The Billy Goat Tavern

430 N Michigan Ave Chicagoundefined

Chicago Literary Landmarks Hunt/The Billy Goat Tavern
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Just steps below the Magnificent Mile, you can find the Billy Goat Tavern. In addition to cheeseburgers and beer, the tavern has a past which includes a beard, a goat, a curse, and a Wall of Fame that pays tribute to some of Chicago’s best journalists.

In 1934 a Greek immigrant named Willy Sianis bought a tavern near what is now the United Center with a check for $205. It bounced, but that didn’t stop Sianis, who paid off the debt with his first weekend’s earnings. Soon after, a goat fell off a truck and wandered inside for a drink. It turns out he had a thirst for beer and Sianis took that as a sign. He kept the goat, grew his own goatee, became known as the “Billy Goat,” and the tavern got its name.

In 1944, Chicago hosted the Republican National Convention. When the tavern promoter put a sign saying “No Republicans Allowed” in the window of the bar, Billy Goat Tavern was soon packed with Republicans wanting a drink.

A year later the Cubs were beating the Detroit Tigers two games to one in the 1945 World Series when “Billy Goat” and his goat Murphy arrived with a pair of box seats for the game. Due to its unpleasant odor, Cubs management refused to let the goat stay, whereupon Sianis was said to have uttered the famous Curse of the Billy Goat, saying “The Cubs ain’t gonna win no more.”

For decades it seemed to work. Despite attempts to have “Billy Goat” remove the curse, it took 51 years for the Cubs to make it to the World Series again, finally winning the championship in 2016 after a 108-year drought, the longest in Major League Baseball.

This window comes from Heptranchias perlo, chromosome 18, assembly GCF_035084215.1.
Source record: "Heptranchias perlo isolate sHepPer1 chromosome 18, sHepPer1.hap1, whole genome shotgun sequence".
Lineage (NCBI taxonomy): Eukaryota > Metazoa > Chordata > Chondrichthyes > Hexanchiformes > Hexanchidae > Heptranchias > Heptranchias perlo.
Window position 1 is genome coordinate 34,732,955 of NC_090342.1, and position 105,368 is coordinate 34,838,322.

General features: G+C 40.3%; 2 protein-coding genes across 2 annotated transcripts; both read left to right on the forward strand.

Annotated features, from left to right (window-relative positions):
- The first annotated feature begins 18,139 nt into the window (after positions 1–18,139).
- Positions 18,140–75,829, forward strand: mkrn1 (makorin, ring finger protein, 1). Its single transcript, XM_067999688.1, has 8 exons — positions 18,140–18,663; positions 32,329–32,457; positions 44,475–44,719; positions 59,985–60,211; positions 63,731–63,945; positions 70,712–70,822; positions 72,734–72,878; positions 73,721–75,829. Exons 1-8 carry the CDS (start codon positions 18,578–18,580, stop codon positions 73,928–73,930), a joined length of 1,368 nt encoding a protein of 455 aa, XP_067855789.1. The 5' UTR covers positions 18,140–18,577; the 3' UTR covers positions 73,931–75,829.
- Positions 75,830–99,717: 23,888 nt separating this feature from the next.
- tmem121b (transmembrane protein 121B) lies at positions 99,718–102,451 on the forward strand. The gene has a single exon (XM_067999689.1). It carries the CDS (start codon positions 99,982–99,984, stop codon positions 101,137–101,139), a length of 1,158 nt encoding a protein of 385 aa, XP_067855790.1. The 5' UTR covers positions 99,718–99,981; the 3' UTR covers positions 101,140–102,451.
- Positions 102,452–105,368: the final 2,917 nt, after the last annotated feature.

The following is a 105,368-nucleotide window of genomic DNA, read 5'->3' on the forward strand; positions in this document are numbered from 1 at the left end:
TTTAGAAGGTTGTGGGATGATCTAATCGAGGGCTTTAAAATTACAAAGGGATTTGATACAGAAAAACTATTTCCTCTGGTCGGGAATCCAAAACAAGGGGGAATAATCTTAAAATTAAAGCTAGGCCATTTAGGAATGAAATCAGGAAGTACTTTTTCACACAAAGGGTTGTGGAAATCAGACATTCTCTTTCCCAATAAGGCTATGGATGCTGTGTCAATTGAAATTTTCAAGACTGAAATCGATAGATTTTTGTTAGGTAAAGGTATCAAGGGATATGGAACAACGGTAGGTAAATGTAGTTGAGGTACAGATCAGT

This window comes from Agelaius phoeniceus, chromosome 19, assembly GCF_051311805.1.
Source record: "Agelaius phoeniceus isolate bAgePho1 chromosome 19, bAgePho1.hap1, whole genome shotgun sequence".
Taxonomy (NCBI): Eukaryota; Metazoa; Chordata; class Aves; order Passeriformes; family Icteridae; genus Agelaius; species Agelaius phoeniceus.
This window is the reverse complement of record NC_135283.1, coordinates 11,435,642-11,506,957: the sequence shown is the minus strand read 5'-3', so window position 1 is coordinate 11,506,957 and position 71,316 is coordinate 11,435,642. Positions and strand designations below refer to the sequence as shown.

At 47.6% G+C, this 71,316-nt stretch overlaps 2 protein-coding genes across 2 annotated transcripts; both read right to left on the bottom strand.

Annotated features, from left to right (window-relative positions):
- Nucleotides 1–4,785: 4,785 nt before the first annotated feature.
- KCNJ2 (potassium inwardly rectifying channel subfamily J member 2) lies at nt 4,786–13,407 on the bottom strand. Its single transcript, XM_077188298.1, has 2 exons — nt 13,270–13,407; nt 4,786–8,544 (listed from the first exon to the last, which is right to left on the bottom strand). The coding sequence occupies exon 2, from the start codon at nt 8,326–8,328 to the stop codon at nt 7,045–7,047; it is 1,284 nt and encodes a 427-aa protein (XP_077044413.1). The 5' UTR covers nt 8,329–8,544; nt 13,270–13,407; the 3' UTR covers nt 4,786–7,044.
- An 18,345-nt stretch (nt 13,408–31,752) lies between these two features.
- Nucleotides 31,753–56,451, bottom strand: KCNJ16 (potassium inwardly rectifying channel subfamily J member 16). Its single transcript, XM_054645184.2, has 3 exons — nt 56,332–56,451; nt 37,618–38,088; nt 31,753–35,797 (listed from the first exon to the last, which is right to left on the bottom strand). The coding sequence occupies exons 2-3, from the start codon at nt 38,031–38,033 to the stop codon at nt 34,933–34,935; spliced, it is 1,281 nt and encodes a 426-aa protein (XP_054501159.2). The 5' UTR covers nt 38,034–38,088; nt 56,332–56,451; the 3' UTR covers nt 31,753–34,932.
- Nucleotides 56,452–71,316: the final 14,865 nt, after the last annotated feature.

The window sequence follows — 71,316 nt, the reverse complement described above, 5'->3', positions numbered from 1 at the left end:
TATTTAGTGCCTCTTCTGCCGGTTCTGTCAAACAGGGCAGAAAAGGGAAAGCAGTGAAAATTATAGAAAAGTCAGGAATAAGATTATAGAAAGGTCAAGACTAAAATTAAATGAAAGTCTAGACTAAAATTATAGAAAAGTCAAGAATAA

The tavern’s reputation as a place for writers versus sports fans came about in 1964 with a move to its current location on Lower Michigan Avenue, below the Chicago Tribune’s Tribune Tower and the Chicago Sun-Times and Chicago Daily News building across the street. Whether it was the “cheezeborgers” (immortalized by John Belushi and Dan Aykroyd on Saturday Night Live in the 1970’s) or the tavern’s proximity to the hard-drinking news people of the 1960s and beyond, the Billy Goat has been a hangout for Chicago reporters for more than 50 years.

Take a look at the Wall of Fame to the left of the "Enter at Your Own Risk" sign. There are photographs and news clippings from famous Chicago journalists like Studs Terkel, Irv Kupcinet, Rick Kogan and Richard Roeper. Pulitzer Prize winner Mike Royko, who often held court at the Billy Goat after work, has one of the largest displays, including a memorial written about “Billy Goat” Sianis after his death. Like Royko, who often wrote neighborhood stories about the little guy, the Billy Goat Tavern is a no-frills neighborhood place with its own story to tell.

The Billy Goat Tavern is open 6 am – 2 am daily.

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Chicago Literary Landmarks Hunt

The Billy Goat Tavern

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